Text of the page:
I did my first sourdough about eight months ago. I have not mastered it, but to use Jay's term, I think I have tamed the particular thing I'm doing here. I'm going to start try baugettes soon. I am now doing simple batards with some being white, some a mix of white and whole wheat, and some with thirty percent rye flour, caraway seeds, etc. Changing one variable at a time is good advice (and also Jay's). My loaves now routinely look like the ones below. (That's a couple weeks ago.) Keep at it. You'll get it down.


Last edited by WJW; 01-21-2013 at 01:51 AM.
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  #14  
Old 02-04-2013, 03:26 AM
Il Pizzaiolo
 
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Location: San Antonio
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Default Re: First Big Bake

Good comments, WJW! And a lovely bake! Nicely done! (And WOW! 30 loaves is a LOT of work! Bravo!)

Jay
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  #15  
Old 02-04-2013, 04:10 AM
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Default Re: First Big Bake

8 Months??? wow you have come a long way, beautiful. Nice bake

Faith
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  #16  
Old 02-04-2013, 05:26 AM
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Default Re: First Big Bake

WJW - that batch looks really good. Holy Bovines, I wish I had time to burn bread and complain about it lately. I am thinking that part of the issue was water in the hearth insulation around the edges, not enough heat saturation and the low humidity (low teens) that day.

Next bake will have minimal misting or a steam pan and a heat saturated oven. Now - where to find the time to enclose the oven, bake bread and oh yeah work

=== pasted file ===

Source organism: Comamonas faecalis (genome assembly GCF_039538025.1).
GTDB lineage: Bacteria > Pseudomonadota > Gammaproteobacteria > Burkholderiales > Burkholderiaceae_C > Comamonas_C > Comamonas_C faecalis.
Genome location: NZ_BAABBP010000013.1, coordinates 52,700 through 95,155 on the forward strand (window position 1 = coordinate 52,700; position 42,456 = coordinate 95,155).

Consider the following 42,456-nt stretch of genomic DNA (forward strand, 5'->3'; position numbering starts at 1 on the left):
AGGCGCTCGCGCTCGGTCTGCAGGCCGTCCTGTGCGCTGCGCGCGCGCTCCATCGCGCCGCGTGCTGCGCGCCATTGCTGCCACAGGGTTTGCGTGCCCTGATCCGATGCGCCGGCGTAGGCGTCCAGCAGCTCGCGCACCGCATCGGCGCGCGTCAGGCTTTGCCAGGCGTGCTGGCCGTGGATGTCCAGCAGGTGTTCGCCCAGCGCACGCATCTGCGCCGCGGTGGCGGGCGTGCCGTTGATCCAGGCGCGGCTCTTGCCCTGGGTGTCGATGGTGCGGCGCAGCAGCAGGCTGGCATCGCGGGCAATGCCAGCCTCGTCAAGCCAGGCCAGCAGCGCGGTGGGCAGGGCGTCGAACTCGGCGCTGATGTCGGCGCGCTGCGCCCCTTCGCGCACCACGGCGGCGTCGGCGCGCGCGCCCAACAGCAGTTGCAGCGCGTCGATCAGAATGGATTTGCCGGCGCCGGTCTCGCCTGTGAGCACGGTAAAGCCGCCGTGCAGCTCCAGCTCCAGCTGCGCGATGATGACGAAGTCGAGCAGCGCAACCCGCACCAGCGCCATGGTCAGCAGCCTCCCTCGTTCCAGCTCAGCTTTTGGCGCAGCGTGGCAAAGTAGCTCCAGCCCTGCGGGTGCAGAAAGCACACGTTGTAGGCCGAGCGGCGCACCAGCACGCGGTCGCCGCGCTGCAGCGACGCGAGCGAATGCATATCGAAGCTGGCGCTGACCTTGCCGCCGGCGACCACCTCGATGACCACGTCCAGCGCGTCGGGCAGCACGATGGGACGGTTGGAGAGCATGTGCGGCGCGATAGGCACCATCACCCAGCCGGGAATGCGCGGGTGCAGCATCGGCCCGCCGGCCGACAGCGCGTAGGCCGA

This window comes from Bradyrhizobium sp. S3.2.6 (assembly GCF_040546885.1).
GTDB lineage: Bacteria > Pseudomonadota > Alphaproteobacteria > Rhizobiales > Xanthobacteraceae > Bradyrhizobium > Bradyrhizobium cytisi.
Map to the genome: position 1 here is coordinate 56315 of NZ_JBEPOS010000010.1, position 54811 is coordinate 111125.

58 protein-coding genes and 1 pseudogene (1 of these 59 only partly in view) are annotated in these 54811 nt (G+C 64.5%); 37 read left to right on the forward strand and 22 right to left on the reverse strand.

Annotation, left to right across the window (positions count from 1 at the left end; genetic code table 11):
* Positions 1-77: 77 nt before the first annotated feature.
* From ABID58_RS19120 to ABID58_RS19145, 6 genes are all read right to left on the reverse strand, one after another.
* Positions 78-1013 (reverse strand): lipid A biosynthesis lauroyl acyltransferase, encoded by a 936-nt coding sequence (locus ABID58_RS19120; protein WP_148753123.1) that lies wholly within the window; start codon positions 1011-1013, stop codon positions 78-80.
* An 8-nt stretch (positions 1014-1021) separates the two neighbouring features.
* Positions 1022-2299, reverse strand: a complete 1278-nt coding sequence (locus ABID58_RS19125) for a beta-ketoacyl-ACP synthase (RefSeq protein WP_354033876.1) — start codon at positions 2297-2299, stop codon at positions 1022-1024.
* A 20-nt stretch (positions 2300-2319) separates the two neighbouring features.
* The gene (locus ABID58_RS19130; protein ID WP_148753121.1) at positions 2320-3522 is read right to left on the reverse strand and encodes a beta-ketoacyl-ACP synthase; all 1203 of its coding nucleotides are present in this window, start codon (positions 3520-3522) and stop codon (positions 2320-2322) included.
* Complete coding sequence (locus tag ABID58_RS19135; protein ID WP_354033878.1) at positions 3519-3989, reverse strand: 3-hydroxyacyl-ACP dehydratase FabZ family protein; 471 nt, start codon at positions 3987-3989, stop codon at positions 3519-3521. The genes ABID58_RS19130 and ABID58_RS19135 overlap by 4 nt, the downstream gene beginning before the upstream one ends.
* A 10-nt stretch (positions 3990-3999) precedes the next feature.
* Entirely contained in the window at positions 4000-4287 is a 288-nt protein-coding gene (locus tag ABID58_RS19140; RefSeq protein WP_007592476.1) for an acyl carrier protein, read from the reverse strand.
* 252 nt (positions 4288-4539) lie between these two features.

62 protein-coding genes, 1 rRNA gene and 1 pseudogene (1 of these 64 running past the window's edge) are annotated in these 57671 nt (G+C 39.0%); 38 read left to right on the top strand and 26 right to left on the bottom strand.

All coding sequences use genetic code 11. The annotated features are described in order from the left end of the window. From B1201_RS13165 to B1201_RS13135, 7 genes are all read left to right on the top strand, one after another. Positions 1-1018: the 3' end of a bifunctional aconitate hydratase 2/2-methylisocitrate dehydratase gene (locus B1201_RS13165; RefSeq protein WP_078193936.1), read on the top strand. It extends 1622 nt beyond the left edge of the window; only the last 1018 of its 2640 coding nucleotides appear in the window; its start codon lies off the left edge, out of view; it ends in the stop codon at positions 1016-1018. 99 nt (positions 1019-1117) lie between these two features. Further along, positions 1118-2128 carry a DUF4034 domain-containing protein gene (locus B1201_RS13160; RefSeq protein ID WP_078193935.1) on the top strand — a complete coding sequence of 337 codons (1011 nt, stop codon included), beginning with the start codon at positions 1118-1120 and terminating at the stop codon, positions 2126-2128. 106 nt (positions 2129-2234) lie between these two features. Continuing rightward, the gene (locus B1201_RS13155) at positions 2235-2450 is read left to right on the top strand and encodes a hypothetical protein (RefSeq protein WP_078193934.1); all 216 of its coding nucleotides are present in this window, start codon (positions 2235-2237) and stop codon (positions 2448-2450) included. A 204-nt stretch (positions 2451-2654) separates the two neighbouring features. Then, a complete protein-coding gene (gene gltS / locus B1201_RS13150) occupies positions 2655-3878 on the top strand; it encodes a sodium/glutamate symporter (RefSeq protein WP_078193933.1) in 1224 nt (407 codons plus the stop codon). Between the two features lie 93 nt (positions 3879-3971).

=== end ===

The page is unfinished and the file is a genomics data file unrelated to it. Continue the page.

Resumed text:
Be good!
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  #17  
Old 02-04-2013, 10:24 PM
WJW WJW is offline
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Default Re: First Big Bake

I just wrote a long reply thanking all of you guys/gals who were generous enough to help a complete rookie build an oven and then learn to use it to bake some pretty decent sourdough. I was specific in how each of you took the time to help me and others.

Then I somehow deleted it before posting.

So let me thank Jay, Faith, Al (brickie), Tom (Tscarborough), Chris (SCChris), DavidS, Giannifocaccia (John), and all the others for all of your help. You guys are so cool for sharing your expertise.

Bll
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  #18  
Old 02-05-2013, 06:36 AM
Il Pizzaiolo
 
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Default Re: First Big Bake

Thanks, Bill! I know I can speak for the others by saying that we all love seeing others succeed. The path to really great bread is not (at least for many) a casual one. There are nuances to learn. It takes time - some longer, some shorter, but time. And experience. And a great deal of care and effort. And you provided that. We only suggested things to try to help you climb over a misstep or obstacle. But be warned! As lovely and perfect as that batch was, you will continue to grow, your standards will evolve, and you will goof up from time to time and need to refocus your baking. But revel in the bread you are making! And enjoy the joy your bread brings to others!
Jay